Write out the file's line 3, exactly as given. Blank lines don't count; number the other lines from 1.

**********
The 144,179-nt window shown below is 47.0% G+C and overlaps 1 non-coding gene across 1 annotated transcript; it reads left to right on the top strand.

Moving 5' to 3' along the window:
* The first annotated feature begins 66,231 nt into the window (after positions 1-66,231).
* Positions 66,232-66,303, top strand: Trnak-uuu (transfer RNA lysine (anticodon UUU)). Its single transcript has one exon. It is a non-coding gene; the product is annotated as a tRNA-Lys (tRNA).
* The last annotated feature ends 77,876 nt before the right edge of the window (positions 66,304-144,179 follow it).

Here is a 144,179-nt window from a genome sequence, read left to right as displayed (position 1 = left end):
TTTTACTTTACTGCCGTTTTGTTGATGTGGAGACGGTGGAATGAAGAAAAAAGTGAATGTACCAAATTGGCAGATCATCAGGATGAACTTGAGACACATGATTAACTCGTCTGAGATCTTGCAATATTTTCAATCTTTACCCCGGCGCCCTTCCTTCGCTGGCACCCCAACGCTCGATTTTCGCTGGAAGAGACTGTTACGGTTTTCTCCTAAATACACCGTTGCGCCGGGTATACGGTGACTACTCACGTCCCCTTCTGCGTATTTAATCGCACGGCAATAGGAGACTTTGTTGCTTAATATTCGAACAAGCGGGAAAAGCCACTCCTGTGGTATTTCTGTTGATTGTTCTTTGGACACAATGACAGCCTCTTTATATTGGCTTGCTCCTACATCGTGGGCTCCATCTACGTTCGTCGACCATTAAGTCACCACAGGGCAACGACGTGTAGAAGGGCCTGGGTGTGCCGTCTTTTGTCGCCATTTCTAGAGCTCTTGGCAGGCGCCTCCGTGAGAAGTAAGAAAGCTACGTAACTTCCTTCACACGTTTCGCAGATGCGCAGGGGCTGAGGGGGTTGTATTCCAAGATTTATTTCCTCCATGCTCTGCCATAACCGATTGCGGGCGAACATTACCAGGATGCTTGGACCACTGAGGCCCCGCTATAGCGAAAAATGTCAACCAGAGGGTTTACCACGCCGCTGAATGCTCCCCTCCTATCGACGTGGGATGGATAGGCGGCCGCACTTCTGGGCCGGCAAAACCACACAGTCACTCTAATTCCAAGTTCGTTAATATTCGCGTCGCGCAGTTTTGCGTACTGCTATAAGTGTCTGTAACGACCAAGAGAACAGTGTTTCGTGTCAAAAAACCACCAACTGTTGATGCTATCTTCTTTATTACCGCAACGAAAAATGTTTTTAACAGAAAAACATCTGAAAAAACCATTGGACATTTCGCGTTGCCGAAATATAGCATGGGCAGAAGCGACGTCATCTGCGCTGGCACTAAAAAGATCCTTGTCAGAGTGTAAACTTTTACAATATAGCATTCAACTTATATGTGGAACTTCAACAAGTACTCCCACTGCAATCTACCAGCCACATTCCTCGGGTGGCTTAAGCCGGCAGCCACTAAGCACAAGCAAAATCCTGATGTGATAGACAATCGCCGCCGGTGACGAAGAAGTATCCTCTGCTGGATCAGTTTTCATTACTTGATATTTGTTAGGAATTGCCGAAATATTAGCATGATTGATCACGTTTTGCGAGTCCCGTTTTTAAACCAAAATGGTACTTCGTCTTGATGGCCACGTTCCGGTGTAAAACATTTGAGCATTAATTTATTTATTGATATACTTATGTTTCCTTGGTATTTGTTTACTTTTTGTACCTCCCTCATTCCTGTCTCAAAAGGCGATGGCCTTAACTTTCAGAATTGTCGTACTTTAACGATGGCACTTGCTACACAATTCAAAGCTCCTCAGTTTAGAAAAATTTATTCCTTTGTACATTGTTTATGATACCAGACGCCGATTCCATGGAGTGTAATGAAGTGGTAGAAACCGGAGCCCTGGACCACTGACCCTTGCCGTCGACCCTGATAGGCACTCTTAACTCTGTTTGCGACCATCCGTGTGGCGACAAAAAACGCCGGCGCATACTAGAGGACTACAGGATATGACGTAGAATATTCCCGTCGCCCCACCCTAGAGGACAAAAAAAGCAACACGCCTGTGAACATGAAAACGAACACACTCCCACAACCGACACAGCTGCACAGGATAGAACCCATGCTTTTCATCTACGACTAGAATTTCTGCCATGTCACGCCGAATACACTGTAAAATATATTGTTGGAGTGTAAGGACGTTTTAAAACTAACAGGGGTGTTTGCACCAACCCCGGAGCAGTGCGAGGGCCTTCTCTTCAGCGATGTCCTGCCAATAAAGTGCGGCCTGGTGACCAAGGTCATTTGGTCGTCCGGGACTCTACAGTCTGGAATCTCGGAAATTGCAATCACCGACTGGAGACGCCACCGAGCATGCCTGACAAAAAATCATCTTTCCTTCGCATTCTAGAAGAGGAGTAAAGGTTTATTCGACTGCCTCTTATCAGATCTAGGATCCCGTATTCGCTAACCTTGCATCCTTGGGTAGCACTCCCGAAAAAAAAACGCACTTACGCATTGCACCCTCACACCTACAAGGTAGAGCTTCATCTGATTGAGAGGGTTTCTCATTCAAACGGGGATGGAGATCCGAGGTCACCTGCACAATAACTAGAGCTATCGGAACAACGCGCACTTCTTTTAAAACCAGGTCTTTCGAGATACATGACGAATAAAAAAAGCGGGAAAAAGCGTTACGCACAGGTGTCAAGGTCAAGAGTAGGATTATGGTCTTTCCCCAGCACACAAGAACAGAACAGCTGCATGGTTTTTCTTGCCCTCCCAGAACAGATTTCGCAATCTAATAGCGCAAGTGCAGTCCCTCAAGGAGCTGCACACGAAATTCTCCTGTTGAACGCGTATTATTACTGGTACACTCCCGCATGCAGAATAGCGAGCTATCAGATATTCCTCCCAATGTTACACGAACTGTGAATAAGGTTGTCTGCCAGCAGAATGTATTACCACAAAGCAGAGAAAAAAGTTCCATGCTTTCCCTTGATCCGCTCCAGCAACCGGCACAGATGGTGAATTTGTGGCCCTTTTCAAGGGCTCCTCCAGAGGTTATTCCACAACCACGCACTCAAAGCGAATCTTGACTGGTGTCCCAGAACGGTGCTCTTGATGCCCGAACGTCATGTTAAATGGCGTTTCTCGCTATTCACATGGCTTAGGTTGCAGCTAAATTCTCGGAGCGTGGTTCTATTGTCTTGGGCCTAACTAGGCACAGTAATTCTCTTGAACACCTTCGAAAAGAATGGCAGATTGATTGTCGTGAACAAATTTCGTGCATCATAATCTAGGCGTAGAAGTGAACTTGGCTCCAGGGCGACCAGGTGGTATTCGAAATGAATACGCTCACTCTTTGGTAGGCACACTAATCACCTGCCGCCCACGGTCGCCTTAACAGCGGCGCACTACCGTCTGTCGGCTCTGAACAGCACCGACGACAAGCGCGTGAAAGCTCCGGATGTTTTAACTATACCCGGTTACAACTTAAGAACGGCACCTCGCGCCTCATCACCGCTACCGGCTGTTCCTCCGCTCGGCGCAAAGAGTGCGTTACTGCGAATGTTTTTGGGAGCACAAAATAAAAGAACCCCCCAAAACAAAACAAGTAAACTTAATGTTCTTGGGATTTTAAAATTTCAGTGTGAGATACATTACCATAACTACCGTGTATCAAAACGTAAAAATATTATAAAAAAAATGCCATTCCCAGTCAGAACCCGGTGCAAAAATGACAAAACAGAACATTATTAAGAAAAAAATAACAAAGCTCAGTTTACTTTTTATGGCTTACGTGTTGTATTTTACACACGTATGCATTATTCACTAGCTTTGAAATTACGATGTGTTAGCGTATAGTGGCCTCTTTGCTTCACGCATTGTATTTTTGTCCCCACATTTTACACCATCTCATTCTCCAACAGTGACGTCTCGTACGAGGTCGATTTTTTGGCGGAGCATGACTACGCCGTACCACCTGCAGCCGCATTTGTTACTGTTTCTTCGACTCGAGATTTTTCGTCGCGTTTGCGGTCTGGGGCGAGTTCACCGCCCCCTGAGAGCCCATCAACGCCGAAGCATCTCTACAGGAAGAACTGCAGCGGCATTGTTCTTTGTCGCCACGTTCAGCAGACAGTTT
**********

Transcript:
* The first annotated feature begins 66,231 nt into the window (after positions 1-66,231).